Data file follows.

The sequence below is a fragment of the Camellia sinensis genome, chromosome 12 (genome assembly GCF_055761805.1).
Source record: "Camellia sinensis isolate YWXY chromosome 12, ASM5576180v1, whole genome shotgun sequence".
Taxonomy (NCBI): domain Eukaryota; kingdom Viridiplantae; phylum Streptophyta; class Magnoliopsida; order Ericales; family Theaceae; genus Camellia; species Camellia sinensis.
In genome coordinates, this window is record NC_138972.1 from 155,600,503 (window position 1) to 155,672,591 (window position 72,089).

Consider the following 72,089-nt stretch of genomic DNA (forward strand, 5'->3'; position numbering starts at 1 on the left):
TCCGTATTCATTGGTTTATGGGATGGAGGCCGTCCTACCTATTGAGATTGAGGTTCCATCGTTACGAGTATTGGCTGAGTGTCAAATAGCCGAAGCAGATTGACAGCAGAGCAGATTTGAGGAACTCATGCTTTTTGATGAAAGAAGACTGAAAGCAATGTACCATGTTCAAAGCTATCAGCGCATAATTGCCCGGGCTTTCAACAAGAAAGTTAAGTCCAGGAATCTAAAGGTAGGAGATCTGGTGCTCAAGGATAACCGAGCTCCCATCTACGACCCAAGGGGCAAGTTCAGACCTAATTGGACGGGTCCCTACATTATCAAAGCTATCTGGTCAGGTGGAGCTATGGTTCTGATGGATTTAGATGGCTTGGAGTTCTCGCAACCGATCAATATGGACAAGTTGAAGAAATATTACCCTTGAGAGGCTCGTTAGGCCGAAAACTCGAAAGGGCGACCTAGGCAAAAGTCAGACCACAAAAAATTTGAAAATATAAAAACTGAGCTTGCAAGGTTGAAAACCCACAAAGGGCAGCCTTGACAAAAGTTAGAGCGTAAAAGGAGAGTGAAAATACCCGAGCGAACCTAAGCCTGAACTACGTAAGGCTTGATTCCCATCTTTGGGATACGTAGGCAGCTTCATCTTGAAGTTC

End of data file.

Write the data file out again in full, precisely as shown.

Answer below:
The sequence below is a fragment of the Camellia sinensis genome, chromosome 12 (genome assembly GCF_055761805.1).
Source record: "Camellia sinensis isolate YWXY chromosome 12, ASM5576180v1, whole genome shotgun sequence".
Taxonomy (NCBI): domain Eukaryota; kingdom Viridiplantae; phylum Streptophyta; class Magnoliopsida; order Ericales; family Theaceae; genus Camellia; species Camellia sinensis.
In genome coordinates, this window is record NC_138972.1 from 155,600,503 (window position 1) to 155,672,591 (window position 72,089).

Consider the following 72,089-nt stretch of genomic DNA (forward strand, 5'->3'; position numbering starts at 1 on the left):
TCCGTATTCATTGGTTTATGGGATGGAGGCCGTCCTACCTATTGAGATTGAGGTTCCATCGTTACGAGTATTGGCTGAGTGTCAAATAGCCGAAGCAGATTGACAGCAGAGCAGATTTGAGGAACTCATGCTTTTTGATGAAAGAAGACTGAAAGCAATGTACCATGTTCAAAGCTATCAGCGCATAATTGCCCGGGCTTTCAACAAGAAAGTTAAGTCCAGGAATCTAAAGGTAGGAGATCTGGTGCTCAAGGATAACCGAGCTCCCATCTACGACCCAAGGGGCAAGTTCAGACCTAATTGGACGGGTCCCTACATTATCAAAGCTATCTGGTCAGGTGGAGCTATGGTTCTGATGGATTTAGATGGCTTGGAGTTCTCGCAACCGATCAATATGGACAAGTTGAAGAAATATTACCCTTGAGAGGCTCGTTAGGCCGAAAACTCGAAAGGGCGACCTAGGCAAAAGTCAGACCACAAAAAATTTGAAAATATAAAAACTGAGCTTGCAAGGTTGAAAACCCACAAAGGGCAGCCTTGACAAAAGTTAGAGCGTAAAAGGAGAGTGAAAATACCCGAGCGAACCTAAGCCTGAACTACGTAAGGCTTGATTCCCATCTTTGGGATACGTAGGCAGCTTCATCTTGAAGTTC